Odysseus inclines his head. "True. But fame is a strange thing. Some men gain glory after they die, while others fade. What is admired in one generation is abhorred in another." He spread his broad hands. "We cannot say who will survive the holocaust of memory. Who knows?" He smiles. "Perhaps one day even I will be famous. Perhaps more famous than you.”
"I doubt it."
Odysseus shrugs. "We cannot say. We are men only, a brief flare of the torch. Those to come may raise us or lower us as they please."

Friday, June 20, 2014

The Jewel of Seven Stars by Bram Stoker

Reminiscent of: The Gold Bug by Edgar Allan Poe, The Lost World by Arthur Conan Doyle, The Calcutta Chromosome by Amitav Ghosh

We learn of great things by little experiences. The history of ages is but an indefinite repetition of the history of hours. The record of a soul is but a multiple of the story of a moment. The Recording Angel writes in the Great Book in no rainbow tints; his pen is dipped in no colours but light and darkness. For the eye of infinite wisdom there is no need of shading. All things, all thoughts, all emotions, all experiences, all doubts and hopes and fears, all intentions, all wishes seen down to the lower strata of their concrete and multitudinous elements, are finally resolved into direct opposites.

Summary: Malcolm Ross, a young barrister, is summoned by his lady friend Margaret Trelawney, when someone attempts to murder her father. Mr. Trelawney is an Egyptologist, and his house is filled with curios, from gruesome sarcophagi and mummies to ornate trinkets. 

The sudden attack on Mr. Trelawney, who is now unconscious, has left Margaret wholly distraught. Oddly, as if he has been aware of the danger all along, Mr. Trelawney has left his daughter a letter, instructing her not to move any items in his room,with an order that there always be at least one man and woman watching him at all times, night or day. On the first night, a second attack is made on Mr. Trelawney, right under the noses of the watchers, including Ross, are found discovered in a deep seemingly drug induced slumber. 

Through the course of the book unfolds the story of Egyptian Queen Tera, who bears an uncanny resemblance to Margaret, and her dream of resurrecting in a future world, more suited to a powerful woman like her. Now, fifty thousands years later, Queen Tera has been set free. It is apparent that she wants to return to her own embalmed body, which rests unsurprisingly in a sarcophagus in Mr. Trelawney's house. The question is: how much does Mr. Trelawney know and what is he hiding?

My thoughts: I was very curious to read another book by Bram Stoker,  needless to say, I love Dracula. The Jewel of Seven Stars is a curious intriguing book. But it suffers from the pesky The Casual Vacancy syndrome, and is underrated, because, well - it's not Dracula.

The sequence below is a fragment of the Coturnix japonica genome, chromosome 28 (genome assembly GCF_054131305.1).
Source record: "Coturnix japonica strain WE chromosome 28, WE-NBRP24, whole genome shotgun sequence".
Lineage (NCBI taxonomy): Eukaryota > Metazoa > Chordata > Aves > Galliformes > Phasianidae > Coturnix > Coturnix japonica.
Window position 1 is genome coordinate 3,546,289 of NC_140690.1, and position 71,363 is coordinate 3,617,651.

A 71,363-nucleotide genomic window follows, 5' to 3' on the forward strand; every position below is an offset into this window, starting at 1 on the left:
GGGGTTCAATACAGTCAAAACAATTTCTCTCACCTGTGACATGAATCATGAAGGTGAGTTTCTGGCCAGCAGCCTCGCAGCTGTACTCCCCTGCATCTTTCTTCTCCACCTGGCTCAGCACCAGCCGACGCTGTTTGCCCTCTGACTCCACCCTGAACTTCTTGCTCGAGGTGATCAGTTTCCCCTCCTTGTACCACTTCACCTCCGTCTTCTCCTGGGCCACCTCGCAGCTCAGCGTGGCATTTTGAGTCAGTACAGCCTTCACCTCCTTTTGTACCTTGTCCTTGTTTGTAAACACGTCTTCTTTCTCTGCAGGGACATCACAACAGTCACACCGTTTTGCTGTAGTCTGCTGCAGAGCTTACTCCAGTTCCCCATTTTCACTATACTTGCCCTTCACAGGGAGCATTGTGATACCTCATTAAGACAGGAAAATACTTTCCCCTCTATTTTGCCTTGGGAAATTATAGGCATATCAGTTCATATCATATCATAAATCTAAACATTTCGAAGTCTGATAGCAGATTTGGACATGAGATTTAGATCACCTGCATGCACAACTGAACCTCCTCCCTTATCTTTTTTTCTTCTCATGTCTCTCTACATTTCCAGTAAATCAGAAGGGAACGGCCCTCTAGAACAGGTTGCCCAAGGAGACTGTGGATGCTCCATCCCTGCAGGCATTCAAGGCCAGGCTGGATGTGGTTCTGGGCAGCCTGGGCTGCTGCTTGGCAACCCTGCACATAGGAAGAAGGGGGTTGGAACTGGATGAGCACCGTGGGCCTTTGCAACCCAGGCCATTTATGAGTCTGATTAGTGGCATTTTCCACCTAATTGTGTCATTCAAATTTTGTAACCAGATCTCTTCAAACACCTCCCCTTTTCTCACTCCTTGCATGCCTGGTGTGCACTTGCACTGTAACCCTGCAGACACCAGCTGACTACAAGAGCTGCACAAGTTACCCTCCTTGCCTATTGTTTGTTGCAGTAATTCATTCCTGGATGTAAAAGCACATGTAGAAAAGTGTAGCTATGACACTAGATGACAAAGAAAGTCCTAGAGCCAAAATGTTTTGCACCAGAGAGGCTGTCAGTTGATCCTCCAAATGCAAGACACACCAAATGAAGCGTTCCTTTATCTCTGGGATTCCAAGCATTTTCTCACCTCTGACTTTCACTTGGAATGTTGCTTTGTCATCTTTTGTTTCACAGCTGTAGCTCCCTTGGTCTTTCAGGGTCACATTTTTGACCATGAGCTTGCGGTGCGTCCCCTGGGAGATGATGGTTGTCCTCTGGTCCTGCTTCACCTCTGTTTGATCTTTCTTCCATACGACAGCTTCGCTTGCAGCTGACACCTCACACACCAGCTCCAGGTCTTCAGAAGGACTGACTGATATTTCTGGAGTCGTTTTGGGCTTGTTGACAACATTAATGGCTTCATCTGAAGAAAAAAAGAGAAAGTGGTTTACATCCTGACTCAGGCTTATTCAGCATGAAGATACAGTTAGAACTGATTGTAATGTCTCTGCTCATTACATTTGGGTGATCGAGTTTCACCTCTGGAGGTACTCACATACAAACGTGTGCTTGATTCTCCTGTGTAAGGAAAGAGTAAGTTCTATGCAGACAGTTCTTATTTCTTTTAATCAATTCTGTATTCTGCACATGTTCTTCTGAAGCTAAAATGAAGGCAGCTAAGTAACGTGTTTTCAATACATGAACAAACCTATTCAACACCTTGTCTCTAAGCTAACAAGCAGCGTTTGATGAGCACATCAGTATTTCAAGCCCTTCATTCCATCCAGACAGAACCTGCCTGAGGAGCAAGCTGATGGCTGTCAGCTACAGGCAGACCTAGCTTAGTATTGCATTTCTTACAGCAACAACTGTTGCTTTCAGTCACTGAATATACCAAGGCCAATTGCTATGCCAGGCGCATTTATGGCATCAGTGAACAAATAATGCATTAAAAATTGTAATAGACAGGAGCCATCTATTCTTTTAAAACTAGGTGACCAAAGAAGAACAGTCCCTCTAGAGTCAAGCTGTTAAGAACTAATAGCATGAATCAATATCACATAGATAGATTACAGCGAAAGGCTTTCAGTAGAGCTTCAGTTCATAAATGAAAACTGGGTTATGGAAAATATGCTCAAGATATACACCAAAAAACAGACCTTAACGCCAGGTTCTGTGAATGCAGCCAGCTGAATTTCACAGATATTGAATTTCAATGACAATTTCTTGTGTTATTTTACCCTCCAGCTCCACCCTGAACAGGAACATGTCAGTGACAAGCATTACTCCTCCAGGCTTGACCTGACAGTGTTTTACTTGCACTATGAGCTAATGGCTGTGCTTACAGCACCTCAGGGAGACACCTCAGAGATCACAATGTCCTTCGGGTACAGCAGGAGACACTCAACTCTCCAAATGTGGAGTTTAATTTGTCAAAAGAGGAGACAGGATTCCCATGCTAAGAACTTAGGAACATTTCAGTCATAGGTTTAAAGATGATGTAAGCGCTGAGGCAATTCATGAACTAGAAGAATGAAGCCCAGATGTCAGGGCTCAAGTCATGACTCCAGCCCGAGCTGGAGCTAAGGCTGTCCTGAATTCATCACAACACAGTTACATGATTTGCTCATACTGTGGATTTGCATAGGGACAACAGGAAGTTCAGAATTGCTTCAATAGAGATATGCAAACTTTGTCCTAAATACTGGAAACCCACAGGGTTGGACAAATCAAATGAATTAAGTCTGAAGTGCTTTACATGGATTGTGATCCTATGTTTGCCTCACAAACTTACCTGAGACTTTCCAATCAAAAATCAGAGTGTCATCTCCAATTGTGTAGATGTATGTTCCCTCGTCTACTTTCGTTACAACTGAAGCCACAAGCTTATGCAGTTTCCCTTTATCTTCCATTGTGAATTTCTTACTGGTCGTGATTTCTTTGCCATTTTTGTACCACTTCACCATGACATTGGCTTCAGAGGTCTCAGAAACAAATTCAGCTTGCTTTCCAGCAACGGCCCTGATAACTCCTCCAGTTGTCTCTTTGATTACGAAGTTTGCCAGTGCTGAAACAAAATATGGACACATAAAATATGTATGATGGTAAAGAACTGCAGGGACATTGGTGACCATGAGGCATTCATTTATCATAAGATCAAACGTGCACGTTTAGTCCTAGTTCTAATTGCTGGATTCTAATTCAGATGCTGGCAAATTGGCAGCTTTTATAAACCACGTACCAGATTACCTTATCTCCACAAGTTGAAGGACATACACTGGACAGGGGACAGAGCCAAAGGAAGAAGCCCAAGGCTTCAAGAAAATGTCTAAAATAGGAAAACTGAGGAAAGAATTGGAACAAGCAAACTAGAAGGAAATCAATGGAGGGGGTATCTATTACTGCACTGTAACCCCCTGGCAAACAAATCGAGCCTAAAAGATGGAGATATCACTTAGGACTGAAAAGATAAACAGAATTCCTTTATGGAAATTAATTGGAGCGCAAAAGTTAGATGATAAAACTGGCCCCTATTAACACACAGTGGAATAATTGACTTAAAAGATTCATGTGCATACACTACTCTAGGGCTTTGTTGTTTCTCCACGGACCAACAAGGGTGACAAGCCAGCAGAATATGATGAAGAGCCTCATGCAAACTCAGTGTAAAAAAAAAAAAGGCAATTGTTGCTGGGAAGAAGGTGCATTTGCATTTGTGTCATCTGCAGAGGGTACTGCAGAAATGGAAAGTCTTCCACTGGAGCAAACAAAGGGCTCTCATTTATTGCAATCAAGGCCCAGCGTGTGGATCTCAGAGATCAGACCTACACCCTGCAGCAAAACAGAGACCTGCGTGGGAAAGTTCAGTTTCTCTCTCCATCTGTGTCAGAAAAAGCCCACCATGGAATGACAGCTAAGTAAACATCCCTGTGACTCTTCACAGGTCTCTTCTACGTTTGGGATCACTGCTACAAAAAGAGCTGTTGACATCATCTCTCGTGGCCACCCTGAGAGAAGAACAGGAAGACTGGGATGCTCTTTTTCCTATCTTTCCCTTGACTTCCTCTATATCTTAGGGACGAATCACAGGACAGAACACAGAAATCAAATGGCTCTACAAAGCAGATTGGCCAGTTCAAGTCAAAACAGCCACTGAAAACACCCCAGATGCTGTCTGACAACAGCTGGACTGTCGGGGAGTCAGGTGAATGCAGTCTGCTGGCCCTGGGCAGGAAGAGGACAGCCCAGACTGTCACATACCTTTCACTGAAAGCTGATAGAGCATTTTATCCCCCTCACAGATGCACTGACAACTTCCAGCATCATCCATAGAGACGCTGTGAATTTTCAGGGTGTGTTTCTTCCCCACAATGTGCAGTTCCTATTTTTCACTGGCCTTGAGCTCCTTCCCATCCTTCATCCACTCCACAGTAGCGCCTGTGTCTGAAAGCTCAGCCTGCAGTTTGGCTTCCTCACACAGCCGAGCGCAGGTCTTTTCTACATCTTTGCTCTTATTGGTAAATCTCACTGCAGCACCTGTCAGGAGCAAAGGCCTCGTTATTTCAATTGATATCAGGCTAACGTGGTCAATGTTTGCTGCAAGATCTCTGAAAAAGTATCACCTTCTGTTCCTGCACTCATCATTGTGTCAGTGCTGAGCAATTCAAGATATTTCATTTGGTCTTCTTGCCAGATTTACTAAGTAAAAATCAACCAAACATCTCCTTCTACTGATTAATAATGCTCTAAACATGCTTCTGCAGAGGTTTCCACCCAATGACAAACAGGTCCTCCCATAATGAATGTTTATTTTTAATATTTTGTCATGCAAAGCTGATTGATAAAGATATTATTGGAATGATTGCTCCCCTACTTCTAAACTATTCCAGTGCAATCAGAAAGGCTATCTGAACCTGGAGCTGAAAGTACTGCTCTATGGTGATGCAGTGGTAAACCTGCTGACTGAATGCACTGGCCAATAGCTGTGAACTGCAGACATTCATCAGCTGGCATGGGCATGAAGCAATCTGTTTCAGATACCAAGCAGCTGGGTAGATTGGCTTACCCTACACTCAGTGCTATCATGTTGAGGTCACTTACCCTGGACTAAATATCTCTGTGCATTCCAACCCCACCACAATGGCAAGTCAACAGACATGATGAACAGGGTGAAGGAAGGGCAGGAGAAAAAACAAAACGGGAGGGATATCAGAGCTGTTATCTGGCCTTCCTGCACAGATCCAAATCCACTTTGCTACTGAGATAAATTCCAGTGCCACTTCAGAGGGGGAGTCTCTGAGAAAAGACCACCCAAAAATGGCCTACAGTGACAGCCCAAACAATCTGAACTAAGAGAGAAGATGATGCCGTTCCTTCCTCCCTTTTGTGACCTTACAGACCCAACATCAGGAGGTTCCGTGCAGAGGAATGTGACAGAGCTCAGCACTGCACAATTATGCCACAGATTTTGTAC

Of course it isn't Dracula, but you can see it's the same writer. The switching of perspectives is smooth, we slip easily into two long stories - one by an old explorer when he first unearthed Queen Tera's tomb and the other by Mr. Trelawney's friend about their journeys through Egypt. Malcolm Ross's first person narration resembles Jonathan Harker's in its deep detailed descriptions. But I love how we have a very biased view of the story, partial to the admirable Margaret Trelawney whom the lawyer never doubts. We see every character through the almost self-deprecating eyes of Ross, who gives so little away about himself - we only know of his intellect and experience through the others' easy confidence in him. Stoker is good with characters in Dracula, and this is no less.

Another truly enchanting quality of the book is its mood. The atmosphere is rich with suspense and mythical exoticness. The glimpses into the old unfamiliar culture are evident not only through the travels to Egypt but in that antique quality possessed by the Trelawneys' house and lives.

The book questions belief and experimentation, questions science and skeptics, and contrasts the knowledge of the Old and New worlds. It also has a very feministic quality, and Margaret Trelawney is a remarkable character, comparable with Mina, if in nothing other than her strength.

What the book lacks is perhaps a coherent structure. The plot is confusing, its pace inconsistent. It almost feels as if not enough work went into it. And then there's the ending - abrupt, bizarre, surprising and actually effective. I don't think Stoker ever intended for Margaret's 'connection' with Queen Tera to be a secret - but even with only thirty pages left in the book, we find it hard to imagine what might happen next and when the ending does come it leaves us aghast - in a good way, if that's possible. Think: every Stephen King ending, it's so simple, you wouldn't have dreamt a whole book would built up to that. Now I prefer such an ending to an unexpected unlikely twist. But I can see how others wouldn't. Apparently: Stoker was forced to rewrite his disturbing, depressing ending to make it more appealing to the masses. (I wish he hadn't fallen for that.) 

My copy had both endings. The first shocked me, so I tried the next. But: the alternate ending is mind-numbingly sappy, a fairy tale wrap-up so enormously disappointing, it spoils the overall effect of the book - like a delicious dessert with a bad after-taste, which makes you wish you hadn't eaten that thing in the first place.

Would I recommend this book? Yes, if you know what to expect. It's not outright horror, more a mix of dark fantasy, adventure and mystery. It's also not Dracula. If you do decide to read this, though, I'd suggest making sure you read the first ending, the one that Stoker originally intended. What you want is the 1903 version, which you can find here.